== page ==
Although it may be too soon for the falling prices to be reflected in national inflation statistics, some of them are starting to work their way through to Americans' wallets. Last week, for example, King Arthur Flour reduced the prices on four grades of its product by 15 percent. On April 1, the company, which makes premium flour, had increased prices by 46 percent. "That price increase did not cover the difference in our costs," says Michael Bittel, senior vice president and general manager of the Norwich, Vt., company. Nevertheless, King Arthur Flour went ahead with a price decrease. "We were hoping the price would come down and we could pass that reduction back to our customers," Mr. Bittel says.
Good conditions for growing crops are partly why the grain markets have dropped in price, says William Lapp, president of Advanced Economic Solutions in Omaha, Neb. "We've had frequent rain events and no persistent heat to affect yields, so the crop is off to a decent start," says Mr. Lapp, adding, "But the questions remain: Will we have a long enough growing season since it's been cooler than normal, and how much of the crop was drowned out this spring?"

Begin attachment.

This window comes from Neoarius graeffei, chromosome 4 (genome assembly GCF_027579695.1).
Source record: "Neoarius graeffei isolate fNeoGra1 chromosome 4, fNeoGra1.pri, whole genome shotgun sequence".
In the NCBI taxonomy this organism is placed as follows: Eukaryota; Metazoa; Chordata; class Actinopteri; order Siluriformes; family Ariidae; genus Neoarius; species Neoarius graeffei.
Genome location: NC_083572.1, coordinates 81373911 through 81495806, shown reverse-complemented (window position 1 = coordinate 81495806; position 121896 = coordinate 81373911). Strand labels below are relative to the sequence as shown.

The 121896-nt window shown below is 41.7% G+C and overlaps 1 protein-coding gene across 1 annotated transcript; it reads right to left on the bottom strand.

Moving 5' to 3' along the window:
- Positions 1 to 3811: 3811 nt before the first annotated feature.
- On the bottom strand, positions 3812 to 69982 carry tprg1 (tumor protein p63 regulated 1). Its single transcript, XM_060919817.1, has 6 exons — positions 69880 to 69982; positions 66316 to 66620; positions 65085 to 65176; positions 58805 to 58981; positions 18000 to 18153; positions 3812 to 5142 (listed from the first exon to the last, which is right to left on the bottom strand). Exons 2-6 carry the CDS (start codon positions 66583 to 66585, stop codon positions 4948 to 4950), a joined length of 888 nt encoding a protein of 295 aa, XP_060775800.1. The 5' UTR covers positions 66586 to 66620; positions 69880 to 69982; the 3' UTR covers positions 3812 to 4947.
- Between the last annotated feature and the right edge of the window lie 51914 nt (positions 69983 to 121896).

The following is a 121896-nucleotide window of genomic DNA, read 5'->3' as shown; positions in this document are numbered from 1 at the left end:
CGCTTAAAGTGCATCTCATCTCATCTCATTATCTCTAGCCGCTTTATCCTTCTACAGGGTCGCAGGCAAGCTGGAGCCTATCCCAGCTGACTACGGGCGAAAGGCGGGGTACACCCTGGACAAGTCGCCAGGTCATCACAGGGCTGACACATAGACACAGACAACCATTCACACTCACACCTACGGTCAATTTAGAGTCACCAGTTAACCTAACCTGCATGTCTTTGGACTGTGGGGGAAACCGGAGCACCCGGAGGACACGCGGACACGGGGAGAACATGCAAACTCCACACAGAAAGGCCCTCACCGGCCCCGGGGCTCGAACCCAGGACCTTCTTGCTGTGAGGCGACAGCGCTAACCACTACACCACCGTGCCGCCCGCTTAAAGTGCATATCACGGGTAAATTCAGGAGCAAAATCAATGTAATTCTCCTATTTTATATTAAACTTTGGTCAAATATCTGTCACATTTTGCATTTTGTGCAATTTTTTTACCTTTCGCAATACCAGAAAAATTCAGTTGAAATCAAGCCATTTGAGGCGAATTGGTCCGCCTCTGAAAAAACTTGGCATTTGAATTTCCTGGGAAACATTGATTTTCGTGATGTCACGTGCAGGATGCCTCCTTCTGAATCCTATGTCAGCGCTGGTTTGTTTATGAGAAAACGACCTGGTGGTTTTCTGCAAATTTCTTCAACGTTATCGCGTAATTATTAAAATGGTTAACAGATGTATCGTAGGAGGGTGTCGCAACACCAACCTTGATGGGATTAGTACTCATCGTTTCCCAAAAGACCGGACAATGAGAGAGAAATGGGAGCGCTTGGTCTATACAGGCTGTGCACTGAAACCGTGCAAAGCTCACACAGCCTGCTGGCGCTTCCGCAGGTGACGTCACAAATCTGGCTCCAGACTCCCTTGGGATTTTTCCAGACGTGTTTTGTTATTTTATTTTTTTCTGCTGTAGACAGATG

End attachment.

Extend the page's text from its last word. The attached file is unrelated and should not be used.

On Tuesday, some of the questions will be answered when the US Department of Agriculture (USDA) gives its first official crop report. "Usually they are accurate to within about 5 percent of the crop estimate," says Lapp, a former chief economist at ConAgra Foods.